But lets not make the same mistake that thousands of investors make in the .com, and that is giving instant value to a name that has none, or at least very little. And now the market is burgeoning with these types of names. Because this is the road we are headed down with new Gs, the exact same story. And then the market will be so saturated with worthless, yet high-priced new G's that the ONLY names that will carry any credibility will be those perfect EMDs solely sold by the registrar. And then where does that leave the rest of investors?

    Perfect emds are not the only quality names out there, many of us have amazing names that have been crafted that fit just fine together, left to right of the dot. We have to consider that most these names should be sold less than 1k, and perhaps between 1-5k on very special, high-quality names. How to judge the value of your name? Leave that up to you, but a couple of indicators are fresh regs and renewal pricing and has the name changed hands in the past, where its built up value. We forget that sometimes having attractive pricing, along with the right name, albeit sacrificing potential greater profits, is the best exposure we can give a name. Not an instant 50k price tag. By allowing most our new G's to change hands a few times or an end user to build on, creates the exposure they need to better allow for the nuggets in our portfolio hit their true worth.

    What are we up against?

    This, right here:

    https://premium.domains/

    When I first discovered this site, I thought to myself, holy crap THIS IS HOW ITS DONE! What domain investor is this?? This is someone who know what they're doing. And not just the quality of names, but the layout and presentation of the site is fabulous. Well, some further quick digging, turns it is owned by a registry, and the site is dedicated to selling their new G's! Completely bypassing traditional methods, ie via a registrar. What else does this bypass? Us. Sure they mention domain investors are welcome to their names. This is what we're up against, and let me tell you, most of the names you and I carry DO NOT have the instant value that is immediately evident upon visiting this veritable gold mine. That place scares me. Excites me too though, I mean seriously a kick-ass site.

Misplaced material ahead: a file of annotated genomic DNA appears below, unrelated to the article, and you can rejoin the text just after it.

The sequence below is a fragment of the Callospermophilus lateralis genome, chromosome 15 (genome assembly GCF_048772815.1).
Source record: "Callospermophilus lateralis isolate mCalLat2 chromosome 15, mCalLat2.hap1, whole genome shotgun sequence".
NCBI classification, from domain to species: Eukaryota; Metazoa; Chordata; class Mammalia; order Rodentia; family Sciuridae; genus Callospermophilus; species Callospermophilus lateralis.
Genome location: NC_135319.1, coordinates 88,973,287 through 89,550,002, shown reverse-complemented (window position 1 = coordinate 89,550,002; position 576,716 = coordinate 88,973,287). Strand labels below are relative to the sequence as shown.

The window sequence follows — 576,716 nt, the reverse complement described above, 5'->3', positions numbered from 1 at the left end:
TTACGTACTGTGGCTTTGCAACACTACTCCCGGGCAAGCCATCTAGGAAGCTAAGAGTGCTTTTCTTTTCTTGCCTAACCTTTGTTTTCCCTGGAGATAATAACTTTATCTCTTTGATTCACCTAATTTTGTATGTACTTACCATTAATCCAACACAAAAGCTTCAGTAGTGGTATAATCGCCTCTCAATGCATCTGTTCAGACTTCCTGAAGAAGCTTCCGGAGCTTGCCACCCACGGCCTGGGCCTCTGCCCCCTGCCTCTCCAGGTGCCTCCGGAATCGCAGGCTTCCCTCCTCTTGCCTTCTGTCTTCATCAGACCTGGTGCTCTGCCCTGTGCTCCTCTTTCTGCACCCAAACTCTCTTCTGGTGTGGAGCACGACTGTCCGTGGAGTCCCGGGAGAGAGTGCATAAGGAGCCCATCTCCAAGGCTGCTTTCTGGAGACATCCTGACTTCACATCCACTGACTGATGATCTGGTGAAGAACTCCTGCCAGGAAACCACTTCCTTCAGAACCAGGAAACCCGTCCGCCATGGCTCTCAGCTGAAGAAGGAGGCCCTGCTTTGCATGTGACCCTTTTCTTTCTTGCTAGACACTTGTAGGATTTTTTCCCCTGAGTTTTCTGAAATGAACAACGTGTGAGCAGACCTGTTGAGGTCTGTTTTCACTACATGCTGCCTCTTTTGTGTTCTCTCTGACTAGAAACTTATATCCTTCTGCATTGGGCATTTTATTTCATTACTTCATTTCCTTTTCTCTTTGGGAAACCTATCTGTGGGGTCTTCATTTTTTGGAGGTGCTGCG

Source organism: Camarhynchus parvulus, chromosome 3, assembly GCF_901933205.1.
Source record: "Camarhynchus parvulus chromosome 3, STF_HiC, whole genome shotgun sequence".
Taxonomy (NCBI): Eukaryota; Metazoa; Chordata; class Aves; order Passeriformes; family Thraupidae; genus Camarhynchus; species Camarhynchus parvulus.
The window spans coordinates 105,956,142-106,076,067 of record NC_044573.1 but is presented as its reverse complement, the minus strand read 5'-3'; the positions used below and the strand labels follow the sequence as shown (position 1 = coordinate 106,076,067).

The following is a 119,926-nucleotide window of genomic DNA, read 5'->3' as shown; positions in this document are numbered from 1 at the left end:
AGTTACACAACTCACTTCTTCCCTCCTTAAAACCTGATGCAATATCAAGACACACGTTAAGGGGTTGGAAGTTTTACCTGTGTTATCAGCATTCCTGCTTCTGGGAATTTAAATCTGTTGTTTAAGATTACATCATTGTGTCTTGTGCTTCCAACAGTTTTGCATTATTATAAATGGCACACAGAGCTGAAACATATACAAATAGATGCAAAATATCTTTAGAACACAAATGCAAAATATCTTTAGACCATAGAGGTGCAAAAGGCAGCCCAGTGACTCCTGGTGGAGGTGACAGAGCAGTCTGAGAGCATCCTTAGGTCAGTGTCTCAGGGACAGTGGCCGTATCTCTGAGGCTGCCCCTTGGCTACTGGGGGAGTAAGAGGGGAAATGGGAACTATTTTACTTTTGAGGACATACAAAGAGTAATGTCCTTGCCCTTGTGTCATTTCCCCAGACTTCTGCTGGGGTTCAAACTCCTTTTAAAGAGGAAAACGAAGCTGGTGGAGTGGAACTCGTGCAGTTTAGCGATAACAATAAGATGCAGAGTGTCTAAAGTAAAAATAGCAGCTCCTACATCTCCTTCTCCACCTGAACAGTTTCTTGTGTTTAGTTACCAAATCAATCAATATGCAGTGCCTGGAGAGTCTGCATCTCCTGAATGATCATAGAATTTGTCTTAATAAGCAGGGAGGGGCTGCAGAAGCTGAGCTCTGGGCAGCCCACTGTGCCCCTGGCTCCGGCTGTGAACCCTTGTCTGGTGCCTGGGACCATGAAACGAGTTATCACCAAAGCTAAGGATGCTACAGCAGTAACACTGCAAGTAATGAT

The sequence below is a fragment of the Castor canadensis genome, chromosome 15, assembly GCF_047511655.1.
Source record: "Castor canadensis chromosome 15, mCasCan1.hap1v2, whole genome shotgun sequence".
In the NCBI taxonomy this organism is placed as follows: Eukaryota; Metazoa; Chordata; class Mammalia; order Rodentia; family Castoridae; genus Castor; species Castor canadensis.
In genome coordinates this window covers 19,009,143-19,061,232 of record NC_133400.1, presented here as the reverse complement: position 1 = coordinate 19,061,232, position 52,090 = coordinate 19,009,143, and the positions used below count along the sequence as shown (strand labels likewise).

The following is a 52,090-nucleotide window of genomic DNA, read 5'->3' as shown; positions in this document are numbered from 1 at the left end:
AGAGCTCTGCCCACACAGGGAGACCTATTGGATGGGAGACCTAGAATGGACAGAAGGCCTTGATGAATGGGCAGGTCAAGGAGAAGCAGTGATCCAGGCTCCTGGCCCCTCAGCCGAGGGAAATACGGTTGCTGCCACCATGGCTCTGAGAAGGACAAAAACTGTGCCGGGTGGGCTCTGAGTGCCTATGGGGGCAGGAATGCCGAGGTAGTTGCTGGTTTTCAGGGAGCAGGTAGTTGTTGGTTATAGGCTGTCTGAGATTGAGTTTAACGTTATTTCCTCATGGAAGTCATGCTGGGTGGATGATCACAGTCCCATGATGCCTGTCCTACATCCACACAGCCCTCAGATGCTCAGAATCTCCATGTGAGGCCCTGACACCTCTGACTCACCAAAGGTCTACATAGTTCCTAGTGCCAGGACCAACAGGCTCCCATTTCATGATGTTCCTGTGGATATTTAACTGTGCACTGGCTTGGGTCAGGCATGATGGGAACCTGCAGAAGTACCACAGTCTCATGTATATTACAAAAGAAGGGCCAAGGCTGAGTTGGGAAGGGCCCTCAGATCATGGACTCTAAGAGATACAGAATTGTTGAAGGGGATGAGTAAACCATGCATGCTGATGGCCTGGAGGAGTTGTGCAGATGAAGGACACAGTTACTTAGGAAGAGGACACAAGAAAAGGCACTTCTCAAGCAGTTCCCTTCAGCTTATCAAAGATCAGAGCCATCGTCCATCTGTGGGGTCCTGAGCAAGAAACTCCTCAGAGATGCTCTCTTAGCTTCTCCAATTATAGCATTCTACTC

So, we must price accordingly! Build trust. Invite turnover or development with realistic value.
     
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  2. NameLlama

    NameLlama Established Member

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    Consider refraining from pricing your recently registered .coms at extraordinary prices. They have not yet earned the same authoritative appeal or trust that premium .coms has, and it may yet take some years before they do. By giving your newly registered .com a 50k price tag the minute you register it, actually just cheapens it, not to mention makes the rest of us investors look like fools.

    And now the market is burgeoning with these types of names. Because this is the road we are headed down with hand regs .coms, the exact same story. And then the market will be so saturated with worthless, yet high-priced hand eggs that the ONLY names that will carry any credibility will be those truly premium .coms.


    Cannot beat them, they are allowed to rig the game, so it is a dumb game to play
    Too bad so sad
     
    Last edited: May 22, 2019
  3. HotKey

    HotKey Made in Canada VIP

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    It's funny you say that.. my career I've been at approx 15 years. I joined because love of the craft. The company I work for has been around for over 100 years, they define the telecom industry in my country.